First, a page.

David Bowie’s ascent to overnight super-stardom took several long years. But Bowie had conviction, and "never did anything by halves," as the English say. Throwing everything behind the song Space Oddity and timing its release to coincide with the first moon landing, Bowie was gambling big at a critical point in his career; but it paid off. Extra-terrestrial themes recurred in Bowie's work. His Ziggy Stardust character became such a powerful force that it subsumed its creator. Paranoid, estranged, coke-addicted, for a while Bowie became an alien to himself. But unlike Major Tom, Bowie did not drift off into the stratosphere. He came back.
Through the cold and dark, across the muddy fields, toward the glimmer in the night; torchlight like phosphorous beneath the pall...
When they cut me free, I lacked the strength to stand; they drew me up against the sky. Words like feathers on a distant wing, pressing gently at the space around. My world rearranged. They came to find this fallen star, lost to the universe.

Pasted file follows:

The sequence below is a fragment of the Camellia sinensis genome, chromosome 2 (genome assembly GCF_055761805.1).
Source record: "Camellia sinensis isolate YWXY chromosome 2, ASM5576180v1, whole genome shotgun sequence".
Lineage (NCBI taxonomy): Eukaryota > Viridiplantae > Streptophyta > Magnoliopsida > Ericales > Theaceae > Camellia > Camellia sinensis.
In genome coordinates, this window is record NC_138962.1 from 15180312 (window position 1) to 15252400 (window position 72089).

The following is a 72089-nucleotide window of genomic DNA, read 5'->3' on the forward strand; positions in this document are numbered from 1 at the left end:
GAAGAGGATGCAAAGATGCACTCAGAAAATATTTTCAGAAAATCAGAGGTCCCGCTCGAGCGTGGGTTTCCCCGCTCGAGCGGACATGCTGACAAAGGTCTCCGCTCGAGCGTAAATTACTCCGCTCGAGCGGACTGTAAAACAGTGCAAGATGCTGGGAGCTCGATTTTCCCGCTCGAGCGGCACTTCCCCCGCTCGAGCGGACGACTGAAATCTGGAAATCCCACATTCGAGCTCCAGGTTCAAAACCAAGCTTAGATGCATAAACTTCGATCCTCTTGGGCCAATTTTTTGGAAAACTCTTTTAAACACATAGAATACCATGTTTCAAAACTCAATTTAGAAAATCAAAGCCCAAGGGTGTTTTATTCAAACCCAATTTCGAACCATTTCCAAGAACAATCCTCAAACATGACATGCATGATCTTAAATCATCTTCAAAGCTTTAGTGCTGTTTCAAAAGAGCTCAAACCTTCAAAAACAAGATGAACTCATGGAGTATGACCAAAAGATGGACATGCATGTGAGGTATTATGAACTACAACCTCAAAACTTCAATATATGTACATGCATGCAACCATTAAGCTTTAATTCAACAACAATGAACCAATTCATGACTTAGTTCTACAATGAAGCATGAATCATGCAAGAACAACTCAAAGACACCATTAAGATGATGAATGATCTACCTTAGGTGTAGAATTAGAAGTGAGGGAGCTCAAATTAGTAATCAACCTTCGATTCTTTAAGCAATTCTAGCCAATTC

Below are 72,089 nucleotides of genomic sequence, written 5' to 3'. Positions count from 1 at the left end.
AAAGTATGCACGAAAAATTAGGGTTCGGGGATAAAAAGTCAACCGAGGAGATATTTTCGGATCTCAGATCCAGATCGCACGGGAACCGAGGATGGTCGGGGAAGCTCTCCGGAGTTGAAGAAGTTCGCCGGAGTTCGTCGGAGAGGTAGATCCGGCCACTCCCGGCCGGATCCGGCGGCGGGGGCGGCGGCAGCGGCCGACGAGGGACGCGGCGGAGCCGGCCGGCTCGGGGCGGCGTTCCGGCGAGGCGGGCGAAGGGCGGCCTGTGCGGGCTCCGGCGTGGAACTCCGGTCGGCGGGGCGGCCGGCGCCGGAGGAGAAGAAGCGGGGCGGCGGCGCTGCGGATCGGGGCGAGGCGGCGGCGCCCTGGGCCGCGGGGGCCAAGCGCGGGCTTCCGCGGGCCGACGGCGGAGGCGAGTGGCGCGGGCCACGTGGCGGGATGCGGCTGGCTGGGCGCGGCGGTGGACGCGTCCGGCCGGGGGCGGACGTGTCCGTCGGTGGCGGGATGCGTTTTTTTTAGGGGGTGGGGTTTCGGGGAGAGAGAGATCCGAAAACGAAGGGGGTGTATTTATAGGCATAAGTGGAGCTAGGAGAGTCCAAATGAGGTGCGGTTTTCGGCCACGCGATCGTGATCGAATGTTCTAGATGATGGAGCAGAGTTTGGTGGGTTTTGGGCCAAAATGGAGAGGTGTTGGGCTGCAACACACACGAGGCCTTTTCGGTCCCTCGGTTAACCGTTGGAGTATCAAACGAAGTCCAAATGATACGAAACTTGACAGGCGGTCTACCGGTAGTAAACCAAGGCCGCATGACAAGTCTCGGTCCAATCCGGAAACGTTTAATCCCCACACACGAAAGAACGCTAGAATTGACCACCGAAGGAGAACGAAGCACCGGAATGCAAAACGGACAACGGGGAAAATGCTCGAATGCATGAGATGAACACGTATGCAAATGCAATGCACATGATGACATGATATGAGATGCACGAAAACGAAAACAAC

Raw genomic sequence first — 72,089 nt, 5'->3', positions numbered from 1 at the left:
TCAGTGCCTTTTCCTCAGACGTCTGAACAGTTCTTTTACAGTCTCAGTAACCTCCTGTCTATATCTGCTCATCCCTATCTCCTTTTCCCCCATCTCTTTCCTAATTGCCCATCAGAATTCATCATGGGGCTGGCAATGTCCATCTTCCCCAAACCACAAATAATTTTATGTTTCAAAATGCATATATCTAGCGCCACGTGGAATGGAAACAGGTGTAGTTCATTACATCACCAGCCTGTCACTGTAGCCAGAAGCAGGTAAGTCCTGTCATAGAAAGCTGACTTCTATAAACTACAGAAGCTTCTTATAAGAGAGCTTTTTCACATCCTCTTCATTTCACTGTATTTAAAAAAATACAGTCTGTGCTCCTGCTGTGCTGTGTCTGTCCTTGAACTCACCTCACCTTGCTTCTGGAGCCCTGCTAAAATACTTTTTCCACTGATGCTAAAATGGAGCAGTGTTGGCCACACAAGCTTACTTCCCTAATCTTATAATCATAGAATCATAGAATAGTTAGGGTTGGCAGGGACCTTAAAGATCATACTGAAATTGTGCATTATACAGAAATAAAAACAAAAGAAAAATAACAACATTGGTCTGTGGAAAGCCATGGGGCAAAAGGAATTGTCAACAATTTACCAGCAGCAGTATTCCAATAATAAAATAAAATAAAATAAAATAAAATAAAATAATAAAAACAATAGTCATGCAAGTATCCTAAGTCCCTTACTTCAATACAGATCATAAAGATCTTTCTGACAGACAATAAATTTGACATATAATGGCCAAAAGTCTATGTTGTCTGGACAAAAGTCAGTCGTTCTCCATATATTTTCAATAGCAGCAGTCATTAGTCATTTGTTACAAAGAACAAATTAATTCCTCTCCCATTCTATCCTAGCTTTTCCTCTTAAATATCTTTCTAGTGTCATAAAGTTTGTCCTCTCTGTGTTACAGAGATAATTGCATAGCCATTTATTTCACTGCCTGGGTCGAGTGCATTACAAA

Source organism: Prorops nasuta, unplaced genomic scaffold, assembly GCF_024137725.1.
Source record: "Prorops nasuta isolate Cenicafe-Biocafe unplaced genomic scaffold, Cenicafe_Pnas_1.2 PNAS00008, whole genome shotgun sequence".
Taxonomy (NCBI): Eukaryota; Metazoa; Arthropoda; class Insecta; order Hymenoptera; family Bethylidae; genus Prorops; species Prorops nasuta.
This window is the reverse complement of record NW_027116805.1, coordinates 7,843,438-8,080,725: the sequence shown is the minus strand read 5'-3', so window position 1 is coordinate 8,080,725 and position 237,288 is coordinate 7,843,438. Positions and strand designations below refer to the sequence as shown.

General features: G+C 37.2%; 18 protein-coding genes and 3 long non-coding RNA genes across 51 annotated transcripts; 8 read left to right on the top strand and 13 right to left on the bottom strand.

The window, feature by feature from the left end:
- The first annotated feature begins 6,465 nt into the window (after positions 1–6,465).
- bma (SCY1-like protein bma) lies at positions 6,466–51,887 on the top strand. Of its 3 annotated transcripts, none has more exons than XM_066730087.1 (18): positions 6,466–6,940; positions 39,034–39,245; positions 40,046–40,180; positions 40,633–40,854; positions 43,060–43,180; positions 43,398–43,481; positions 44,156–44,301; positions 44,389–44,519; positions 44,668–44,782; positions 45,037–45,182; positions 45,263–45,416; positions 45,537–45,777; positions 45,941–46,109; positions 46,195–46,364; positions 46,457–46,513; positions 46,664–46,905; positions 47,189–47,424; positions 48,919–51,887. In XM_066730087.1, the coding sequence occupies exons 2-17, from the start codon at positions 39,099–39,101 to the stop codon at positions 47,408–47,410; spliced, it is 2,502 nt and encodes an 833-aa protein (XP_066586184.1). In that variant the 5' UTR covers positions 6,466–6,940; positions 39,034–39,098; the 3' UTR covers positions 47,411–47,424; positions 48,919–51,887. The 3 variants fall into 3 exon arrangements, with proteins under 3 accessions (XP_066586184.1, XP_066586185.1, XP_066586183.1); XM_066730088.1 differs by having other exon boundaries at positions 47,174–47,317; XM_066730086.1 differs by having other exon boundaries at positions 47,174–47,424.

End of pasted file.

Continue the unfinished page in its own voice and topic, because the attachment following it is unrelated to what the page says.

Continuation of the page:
I've been gone, far away, out of my body, out of my mind. But now I'm back, back to earth.
To speed the hour, they sang a song of striving. Like the wind it soared, receding and arriving. Its beauty moved my heart to wonder – does love sustain or pull asunder? Oh, I don't know. What binds the spirit at its birth, to the earth?
(You're out of the woods, you're out of the dark, you're out of the night...)
They put you on TV, and then they move on; up to the stars you look, your distant home.
Now I listen closely to the twilight, waiting for the whisper of my half-life.
I've been gone, far away, out of my body, out of my mind. But now I'm back, back to earth. I've been gone, far away, out of my body, out of my mind. But now I'm back, for better or for worse, back to earth.
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